I received the following questions from a member of my parish. The odds are, your typical parishioner is not concerned with such things, so it was a pleasant surprise to receive these questions.
Is the Communion Rite considered to be part of the Liturgy of the Eucharist, or is it a separate rite?
It is part of the Liturgy of the Eucharist. The General Instruction of the Roman Missal divides the Mass into four parts: Introductory Rites, Liturgy of the Word, Liturgy of the Eucharist, Concluding Rites.
I've noticed that the silent prayers (e.g. Lord, wash away my iniquity) are no longer used during Mass. When were they omitted?
These have not been omitted. The priest is supposed to say them quietly to himself, so you may not hear him say these silent prayers, but he definitely still says them.
Why is there always a different preface dialogue of the Eucharistic Prayer (i.e. right after everyone says "it is right to give him thanks and praise")?
For Eucharistic Prayers 1 - 3, there are dozens of possible prefaces for the priest to choose from, depending on the Eucharist Prayer he chooses and the particular feast day or liturgical season we are celebrating.
When did the Song of Praise (formerly referred to as the Meditation Song) became part of the Mass? I never encountered it until I began attending Mass at Blessed Mother.
As far as I know, the “Song of Praise” has always been an option in the Ordinary Form of the Mass. The General Instruction of the Roman Missal, no. 88 says, “When the distribution of Communion is finished, as circumstances suggest, the priest and faithful spend some time praying privately. If desired, a psalm or other canticle of praise or a hymn may also be sung by the entire congregation.” Typically, Brett Ballard, our Director of Music and Liturgy, decides to include a Song of Praise on holy days of obligation and during the Christmas and Easter seasons.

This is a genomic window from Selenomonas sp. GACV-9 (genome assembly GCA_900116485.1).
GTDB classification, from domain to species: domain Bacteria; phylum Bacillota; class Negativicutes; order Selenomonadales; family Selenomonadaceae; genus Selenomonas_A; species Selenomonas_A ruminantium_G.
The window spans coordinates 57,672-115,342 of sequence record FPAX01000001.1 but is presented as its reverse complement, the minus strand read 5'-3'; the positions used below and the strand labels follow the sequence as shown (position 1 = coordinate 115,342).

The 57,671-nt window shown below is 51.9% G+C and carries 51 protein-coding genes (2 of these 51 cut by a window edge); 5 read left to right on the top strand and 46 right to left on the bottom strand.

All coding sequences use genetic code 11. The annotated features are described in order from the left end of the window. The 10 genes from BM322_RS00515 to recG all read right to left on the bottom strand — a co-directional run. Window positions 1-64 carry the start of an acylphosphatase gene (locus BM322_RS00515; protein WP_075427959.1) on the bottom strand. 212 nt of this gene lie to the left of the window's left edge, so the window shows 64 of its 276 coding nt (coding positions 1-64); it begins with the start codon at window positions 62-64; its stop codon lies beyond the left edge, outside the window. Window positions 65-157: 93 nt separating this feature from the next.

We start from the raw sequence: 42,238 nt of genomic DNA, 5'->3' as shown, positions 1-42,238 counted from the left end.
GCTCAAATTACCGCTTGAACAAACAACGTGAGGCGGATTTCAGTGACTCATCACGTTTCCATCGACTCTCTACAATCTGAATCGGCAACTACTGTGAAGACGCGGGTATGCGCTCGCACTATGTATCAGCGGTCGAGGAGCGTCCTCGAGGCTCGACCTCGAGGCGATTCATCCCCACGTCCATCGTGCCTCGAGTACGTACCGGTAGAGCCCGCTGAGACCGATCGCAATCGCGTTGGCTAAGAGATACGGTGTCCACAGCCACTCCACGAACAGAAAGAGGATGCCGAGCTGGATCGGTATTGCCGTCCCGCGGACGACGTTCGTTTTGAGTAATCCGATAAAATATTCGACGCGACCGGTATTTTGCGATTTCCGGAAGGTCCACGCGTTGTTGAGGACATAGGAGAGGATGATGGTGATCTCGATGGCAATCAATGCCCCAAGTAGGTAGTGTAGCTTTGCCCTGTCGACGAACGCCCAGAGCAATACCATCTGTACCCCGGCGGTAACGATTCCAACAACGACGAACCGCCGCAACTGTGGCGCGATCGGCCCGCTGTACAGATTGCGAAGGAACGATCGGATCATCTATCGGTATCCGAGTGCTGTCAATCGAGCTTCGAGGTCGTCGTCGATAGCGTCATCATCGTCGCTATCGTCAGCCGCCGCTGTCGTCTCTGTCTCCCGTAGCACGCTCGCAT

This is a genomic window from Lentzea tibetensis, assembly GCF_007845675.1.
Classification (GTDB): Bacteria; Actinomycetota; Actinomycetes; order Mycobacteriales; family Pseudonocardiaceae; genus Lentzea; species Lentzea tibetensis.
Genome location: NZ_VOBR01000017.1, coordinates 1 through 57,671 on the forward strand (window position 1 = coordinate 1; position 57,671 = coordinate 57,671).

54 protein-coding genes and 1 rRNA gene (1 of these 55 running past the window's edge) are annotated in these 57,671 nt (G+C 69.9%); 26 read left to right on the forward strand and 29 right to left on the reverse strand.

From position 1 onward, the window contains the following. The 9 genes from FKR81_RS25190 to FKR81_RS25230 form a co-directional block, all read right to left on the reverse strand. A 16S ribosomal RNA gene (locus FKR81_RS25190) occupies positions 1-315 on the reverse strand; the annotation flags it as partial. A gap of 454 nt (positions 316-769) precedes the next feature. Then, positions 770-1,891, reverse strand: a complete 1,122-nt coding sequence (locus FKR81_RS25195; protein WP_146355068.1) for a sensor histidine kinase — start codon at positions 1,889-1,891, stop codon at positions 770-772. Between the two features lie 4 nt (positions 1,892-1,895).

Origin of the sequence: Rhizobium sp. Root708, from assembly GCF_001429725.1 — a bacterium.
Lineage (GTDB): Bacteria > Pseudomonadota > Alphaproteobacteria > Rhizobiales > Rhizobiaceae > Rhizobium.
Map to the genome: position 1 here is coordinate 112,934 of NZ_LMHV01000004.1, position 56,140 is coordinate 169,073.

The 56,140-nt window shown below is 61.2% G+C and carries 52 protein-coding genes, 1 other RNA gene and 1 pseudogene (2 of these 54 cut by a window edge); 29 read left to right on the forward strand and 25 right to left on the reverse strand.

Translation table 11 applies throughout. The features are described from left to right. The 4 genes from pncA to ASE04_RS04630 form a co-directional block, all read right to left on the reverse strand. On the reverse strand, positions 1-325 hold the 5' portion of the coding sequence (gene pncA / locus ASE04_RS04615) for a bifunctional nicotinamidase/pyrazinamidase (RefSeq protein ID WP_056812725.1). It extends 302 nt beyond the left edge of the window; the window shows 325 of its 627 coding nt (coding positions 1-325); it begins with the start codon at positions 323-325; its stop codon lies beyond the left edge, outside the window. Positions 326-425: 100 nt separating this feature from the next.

I heard that a new English translation of the Mass will be coming out soon. Why is this necessary?
In 2001, the Vatican released the document Liturgiam Authenticam, which outlined rules for translating the liturgy into the vernacular. Once this document was released it became necessary to revise our current translation of the Roman Missal. The texts of the revised translation, which should be finished by the end of 2010, are marked by a heightened style of English speech and a grammatical structure that more closely follows the Latin text. In addition, many biblical and poetic images, such as “Lord, I am not worthy that you should enter under my roof…” (Communion Rite) have been restored.
For more information about the new translation, see the helpful website from the USCCB.